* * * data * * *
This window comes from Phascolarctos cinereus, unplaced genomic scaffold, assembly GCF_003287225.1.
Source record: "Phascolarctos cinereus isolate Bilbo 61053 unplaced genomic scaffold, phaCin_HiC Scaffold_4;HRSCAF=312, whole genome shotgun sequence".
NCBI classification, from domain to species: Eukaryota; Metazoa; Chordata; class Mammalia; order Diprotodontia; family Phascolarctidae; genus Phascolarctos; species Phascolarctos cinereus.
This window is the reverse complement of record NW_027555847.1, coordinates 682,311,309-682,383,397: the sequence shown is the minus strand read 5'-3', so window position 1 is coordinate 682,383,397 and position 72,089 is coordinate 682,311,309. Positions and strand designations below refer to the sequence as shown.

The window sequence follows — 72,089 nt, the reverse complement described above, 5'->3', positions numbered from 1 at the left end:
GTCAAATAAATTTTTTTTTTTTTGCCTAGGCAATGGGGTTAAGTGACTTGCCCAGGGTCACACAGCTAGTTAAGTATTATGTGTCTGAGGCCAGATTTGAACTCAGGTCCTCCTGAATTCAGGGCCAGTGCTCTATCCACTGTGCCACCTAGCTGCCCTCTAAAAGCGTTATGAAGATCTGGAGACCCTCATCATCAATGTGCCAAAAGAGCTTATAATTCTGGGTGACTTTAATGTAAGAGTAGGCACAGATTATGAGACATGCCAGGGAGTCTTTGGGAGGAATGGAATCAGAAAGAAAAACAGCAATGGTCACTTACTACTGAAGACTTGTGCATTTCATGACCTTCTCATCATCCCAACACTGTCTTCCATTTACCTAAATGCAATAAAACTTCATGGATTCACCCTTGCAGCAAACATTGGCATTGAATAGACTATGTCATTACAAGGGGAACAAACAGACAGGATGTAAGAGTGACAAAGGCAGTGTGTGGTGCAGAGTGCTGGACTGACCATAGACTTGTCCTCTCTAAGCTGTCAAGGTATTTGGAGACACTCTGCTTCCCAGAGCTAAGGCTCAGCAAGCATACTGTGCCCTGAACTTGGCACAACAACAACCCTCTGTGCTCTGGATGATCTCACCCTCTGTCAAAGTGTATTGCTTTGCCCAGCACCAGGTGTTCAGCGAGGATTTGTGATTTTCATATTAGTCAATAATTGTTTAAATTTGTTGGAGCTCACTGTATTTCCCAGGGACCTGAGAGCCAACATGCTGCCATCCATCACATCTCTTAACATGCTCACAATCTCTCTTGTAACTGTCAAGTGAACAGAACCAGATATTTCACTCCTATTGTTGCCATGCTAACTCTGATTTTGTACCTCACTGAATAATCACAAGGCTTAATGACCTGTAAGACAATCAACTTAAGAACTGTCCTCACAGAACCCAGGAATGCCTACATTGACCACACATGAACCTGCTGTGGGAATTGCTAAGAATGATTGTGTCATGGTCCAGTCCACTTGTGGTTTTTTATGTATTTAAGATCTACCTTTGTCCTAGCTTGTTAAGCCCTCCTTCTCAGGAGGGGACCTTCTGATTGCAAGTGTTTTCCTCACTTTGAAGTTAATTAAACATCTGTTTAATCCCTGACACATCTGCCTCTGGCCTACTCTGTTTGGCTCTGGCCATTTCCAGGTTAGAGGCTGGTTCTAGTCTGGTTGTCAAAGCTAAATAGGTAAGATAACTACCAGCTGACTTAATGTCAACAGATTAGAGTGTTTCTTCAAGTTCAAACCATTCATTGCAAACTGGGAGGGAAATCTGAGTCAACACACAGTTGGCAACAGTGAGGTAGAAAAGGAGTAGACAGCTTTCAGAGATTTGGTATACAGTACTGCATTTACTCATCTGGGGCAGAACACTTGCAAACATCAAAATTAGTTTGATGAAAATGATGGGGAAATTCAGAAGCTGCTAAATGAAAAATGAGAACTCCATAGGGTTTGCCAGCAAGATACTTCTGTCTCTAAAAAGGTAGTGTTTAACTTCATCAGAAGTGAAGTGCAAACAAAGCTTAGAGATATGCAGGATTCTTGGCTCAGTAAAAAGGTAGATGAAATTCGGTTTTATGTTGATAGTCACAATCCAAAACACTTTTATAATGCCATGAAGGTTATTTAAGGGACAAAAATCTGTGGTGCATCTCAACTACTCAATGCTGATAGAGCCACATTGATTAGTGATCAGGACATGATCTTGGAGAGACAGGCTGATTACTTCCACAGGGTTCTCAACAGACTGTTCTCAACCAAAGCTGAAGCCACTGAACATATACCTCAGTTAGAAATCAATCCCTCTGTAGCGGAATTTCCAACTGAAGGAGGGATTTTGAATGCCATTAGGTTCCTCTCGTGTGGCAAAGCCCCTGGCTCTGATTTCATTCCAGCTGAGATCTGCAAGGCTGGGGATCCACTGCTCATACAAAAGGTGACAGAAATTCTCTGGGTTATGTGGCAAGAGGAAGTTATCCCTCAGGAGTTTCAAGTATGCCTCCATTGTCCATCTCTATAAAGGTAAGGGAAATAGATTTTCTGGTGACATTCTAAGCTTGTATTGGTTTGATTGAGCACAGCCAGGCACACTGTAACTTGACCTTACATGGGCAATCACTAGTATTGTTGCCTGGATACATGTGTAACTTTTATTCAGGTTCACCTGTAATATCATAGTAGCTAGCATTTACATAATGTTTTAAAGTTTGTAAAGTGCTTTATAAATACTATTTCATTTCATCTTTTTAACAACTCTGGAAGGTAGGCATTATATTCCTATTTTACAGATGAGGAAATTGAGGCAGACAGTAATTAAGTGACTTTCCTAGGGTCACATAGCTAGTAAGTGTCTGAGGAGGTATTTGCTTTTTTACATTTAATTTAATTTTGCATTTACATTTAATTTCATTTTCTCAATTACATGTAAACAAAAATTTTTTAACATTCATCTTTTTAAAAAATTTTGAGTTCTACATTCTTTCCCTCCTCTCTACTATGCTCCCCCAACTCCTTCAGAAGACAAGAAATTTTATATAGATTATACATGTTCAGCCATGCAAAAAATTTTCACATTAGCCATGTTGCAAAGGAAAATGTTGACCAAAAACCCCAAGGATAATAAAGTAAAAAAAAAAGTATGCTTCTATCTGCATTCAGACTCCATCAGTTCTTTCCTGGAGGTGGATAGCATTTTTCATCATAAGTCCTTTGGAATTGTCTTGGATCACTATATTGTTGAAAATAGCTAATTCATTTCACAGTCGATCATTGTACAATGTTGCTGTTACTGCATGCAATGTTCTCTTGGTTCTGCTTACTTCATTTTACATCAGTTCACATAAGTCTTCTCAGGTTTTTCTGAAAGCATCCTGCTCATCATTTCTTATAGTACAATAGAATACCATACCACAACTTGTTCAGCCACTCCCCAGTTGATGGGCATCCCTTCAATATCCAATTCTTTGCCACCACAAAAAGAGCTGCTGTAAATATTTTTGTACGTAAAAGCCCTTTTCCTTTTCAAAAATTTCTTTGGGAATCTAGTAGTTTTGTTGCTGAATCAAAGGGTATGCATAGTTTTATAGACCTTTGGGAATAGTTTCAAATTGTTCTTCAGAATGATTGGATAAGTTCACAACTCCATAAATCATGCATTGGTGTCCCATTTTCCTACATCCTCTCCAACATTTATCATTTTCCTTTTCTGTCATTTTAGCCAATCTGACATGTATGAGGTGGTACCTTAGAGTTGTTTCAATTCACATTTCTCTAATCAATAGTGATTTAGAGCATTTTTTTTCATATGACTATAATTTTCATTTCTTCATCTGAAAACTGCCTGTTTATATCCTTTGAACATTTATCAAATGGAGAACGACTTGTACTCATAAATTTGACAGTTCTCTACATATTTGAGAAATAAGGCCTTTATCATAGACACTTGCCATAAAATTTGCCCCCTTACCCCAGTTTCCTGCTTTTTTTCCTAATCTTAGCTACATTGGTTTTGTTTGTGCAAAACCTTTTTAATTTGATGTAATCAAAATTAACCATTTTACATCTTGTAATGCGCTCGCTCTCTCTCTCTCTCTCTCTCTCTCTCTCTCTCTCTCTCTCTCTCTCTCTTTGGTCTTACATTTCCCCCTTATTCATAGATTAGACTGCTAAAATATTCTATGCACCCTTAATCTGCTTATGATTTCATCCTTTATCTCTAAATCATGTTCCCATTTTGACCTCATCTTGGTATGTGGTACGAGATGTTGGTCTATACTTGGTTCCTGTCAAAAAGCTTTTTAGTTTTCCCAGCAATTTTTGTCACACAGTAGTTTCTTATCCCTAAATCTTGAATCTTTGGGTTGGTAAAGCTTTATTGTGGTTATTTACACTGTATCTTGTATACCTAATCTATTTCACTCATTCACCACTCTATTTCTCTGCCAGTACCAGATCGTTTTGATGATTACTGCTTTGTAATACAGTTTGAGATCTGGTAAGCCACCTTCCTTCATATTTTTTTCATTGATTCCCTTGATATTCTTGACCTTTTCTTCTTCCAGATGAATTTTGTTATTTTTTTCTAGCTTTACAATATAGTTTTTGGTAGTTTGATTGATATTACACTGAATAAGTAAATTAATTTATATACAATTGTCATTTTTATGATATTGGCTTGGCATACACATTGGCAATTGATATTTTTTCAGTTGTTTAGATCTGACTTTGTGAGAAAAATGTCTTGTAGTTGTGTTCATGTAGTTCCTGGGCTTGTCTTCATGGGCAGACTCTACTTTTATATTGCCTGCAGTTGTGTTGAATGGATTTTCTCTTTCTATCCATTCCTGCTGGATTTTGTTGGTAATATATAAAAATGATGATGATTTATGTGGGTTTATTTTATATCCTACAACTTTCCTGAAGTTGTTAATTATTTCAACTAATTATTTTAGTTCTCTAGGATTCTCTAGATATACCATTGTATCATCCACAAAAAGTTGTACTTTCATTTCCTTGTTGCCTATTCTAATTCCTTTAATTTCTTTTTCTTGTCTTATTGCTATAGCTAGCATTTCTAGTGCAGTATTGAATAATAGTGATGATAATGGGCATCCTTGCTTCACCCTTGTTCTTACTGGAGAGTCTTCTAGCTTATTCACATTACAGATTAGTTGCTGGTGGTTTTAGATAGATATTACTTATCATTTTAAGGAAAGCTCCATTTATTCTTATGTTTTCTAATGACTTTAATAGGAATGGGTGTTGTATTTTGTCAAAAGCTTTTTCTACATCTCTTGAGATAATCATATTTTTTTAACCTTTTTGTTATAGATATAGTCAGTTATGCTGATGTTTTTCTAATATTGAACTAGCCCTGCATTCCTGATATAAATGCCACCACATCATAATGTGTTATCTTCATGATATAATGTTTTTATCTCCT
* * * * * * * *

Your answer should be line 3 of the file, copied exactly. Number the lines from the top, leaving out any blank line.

NCBI classification, from domain to species: Eukaryota; Metazoa; Chordata; class Mammalia; order Diprotodontia; family Phascolarctidae; genus Phascolarctos; species Phascolarctos cinereus.